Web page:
We weren’t sure quite what to make of Infernium at first – it’s a non-linear first person survival horror that throws you into hell with minimal preparation. This is a vision of hell more about bleak, eerie landscapes and impressive vistas rather than your traditional fire 'n' brimstone DOOM-esque virtual world. The game scape is made up of almost 20 levels which are populated by castles, seas, walkways, and strange plant life – all interconnected to form a rather beautiful portrait of a place that normally gets a bad rap.

The world of Infernium might look good but it is no less a prison – it just doesn’t have you caged with bars. Your mission is the escape this penitence-inducing place armed with a glowing finger and not much else. This isn’t a Bloodborne battle-'em-up as you can’t kill hardly any of the enemies who stalk the land. So Infernium is more of a run-away-'em-up as most baddies will take you out with a single touch and once spotted they will methodically and relentlessly move towards you (albeit at a slow pace).

If wanting to stay alive, you’ll need to remember some good places to retreat to behind objects or doors that can block the faceless enemy’s path. You’ll need to be able to think on your feet as well because it’s easy to trigger additional enemies while fleeing from one and so your initial escape route may suddenly no longer be viable. You’ll certainly die a lot and learn along the way to improvise due to trial and error: misjudging the height of a drop, getting caught by an enemy, or falling foul of a trap will transport you to an inner grotto where you can see an initial 25 white lights. These are your lives and the penalty for using them all up is permadeath. It’s a nice dynamic to be able to see how fragile your existence is and will make you value every life as they start to be eaten up – leading to an anxiety of premature game over.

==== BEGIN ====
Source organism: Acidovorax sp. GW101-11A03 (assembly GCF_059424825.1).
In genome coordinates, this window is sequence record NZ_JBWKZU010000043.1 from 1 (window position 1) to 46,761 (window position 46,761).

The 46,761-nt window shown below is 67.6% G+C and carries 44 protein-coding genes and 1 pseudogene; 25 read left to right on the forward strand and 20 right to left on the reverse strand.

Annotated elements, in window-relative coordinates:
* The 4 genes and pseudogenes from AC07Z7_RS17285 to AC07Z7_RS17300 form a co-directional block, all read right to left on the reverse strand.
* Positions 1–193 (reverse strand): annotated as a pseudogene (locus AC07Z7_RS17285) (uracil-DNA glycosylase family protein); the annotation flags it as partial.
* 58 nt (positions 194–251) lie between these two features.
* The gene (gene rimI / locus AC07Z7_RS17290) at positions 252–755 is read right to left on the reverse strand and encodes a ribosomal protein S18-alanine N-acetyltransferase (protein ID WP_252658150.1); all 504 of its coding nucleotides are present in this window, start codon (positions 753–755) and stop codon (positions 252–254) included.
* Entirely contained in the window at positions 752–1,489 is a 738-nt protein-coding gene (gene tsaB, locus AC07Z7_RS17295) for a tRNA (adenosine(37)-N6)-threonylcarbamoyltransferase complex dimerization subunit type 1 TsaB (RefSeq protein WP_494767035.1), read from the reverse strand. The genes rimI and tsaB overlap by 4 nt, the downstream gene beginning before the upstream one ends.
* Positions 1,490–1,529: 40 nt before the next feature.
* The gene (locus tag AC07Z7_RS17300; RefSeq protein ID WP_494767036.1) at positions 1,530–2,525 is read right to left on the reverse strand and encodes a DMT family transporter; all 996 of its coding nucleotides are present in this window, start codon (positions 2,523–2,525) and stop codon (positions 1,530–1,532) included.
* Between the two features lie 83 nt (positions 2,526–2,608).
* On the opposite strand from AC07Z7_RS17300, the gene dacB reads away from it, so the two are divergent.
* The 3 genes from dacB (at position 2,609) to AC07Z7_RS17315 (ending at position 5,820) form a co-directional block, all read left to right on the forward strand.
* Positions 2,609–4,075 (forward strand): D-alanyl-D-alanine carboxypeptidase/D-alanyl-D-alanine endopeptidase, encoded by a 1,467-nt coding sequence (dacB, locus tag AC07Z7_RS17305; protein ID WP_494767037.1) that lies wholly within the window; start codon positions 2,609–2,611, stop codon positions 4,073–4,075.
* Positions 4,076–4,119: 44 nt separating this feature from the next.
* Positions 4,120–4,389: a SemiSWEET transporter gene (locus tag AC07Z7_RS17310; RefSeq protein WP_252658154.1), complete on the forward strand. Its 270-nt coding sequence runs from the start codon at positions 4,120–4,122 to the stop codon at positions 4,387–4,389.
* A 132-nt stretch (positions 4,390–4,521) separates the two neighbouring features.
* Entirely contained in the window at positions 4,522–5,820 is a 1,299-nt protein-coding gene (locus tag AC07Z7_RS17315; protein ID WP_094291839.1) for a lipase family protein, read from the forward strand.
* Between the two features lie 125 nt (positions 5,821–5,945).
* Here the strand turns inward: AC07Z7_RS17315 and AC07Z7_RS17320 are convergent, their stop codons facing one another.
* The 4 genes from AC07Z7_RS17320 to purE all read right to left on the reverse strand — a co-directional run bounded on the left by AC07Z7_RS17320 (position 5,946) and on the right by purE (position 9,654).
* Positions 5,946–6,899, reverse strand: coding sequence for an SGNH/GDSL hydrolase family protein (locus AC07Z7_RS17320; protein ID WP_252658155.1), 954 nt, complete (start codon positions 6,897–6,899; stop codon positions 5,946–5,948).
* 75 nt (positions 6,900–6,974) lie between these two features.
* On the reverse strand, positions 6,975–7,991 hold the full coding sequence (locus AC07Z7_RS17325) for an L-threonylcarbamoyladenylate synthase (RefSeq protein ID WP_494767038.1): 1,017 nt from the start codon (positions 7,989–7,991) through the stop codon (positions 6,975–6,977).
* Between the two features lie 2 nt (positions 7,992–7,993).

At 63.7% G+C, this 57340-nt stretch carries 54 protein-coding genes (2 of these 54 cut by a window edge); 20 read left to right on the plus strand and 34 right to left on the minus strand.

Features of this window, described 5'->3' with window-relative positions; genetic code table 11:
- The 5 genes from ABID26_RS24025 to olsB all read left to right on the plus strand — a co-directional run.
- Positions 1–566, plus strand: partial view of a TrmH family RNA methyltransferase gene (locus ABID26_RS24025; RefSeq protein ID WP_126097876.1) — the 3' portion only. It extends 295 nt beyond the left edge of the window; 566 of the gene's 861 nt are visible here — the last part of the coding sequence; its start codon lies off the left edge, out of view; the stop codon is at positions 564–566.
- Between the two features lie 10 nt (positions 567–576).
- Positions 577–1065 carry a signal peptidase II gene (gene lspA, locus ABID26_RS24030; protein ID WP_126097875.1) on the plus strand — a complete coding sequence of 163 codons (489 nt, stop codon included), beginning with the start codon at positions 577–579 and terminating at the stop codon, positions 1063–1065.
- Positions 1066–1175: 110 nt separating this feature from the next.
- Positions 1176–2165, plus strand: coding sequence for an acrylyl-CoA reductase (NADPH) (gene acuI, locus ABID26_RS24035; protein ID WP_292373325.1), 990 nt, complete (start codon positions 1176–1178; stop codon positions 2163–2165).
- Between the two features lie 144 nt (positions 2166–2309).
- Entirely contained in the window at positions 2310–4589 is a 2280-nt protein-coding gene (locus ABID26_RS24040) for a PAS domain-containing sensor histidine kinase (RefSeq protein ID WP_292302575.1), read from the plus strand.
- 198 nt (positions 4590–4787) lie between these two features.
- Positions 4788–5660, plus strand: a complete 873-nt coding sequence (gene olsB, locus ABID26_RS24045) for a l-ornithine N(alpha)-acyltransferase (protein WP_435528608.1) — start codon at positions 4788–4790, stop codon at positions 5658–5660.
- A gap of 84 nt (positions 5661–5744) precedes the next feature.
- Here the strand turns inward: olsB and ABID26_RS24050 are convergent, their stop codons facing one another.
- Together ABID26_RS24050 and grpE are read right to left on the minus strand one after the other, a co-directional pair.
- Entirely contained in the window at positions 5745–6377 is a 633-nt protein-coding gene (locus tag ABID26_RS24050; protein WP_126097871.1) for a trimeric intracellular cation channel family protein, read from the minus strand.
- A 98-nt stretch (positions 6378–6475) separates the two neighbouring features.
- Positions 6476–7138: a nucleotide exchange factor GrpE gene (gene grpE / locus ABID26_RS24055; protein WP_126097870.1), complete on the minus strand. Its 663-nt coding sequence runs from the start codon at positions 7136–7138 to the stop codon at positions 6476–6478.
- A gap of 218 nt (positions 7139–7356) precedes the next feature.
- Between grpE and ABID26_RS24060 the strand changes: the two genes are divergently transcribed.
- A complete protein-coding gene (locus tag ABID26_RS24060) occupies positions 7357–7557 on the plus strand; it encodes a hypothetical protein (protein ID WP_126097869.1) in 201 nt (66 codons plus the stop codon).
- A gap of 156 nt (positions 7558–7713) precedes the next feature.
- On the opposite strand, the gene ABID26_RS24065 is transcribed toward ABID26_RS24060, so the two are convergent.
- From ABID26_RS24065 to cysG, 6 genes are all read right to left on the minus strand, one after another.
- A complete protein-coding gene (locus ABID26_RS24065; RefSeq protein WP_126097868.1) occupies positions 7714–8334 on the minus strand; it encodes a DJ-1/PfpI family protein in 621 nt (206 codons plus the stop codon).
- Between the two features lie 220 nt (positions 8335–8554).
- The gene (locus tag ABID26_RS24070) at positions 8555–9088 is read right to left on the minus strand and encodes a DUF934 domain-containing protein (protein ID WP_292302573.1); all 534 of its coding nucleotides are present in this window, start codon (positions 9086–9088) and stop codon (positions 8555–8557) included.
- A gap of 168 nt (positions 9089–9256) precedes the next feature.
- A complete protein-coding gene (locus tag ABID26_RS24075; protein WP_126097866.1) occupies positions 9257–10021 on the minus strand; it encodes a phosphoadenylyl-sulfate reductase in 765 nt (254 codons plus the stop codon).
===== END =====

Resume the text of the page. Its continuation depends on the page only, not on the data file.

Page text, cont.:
The good news is that when you die, there is a chance you can reclaim the life light by retracing your steps to the scene of your demise. It’s a risk/reward payoff, though, because if you were taken out by an enemy, chances are that it will be there waiting to kill you again and if you die before you reclaim the light energy it’s gone for good.

There is a constant pressure to find the next checkpoint (annoyingly far spaced out) or portal to the next level, and the links between them can take some fathoming out – the glowing finger you wield can charge up arcane symbols or drain energy from sources – which leads to some average problem solving challenges.

The biggest problem with Infernium is that it just isn’t very scary, especially for a game billed as a horror. In fact, it gets dull very quickly and tiresome soon after. The developers haven’t helped by having some very wonky control issues such as a frustrating dash mechanic which is very tricky to get right and will often lead to using up a precious life due to it just not working in time. Then there are the loading screens which will make dying far more painful than it should be – and can actually kill your desire to progress.

Conclusion

If trudging around a nice-looking hell is what you’re after then there may be a little merit in investing in Infernium, but for anyone after a decent gaming experience – be it horror, puzzle, or walking simulator – then this just doesn’t cut it.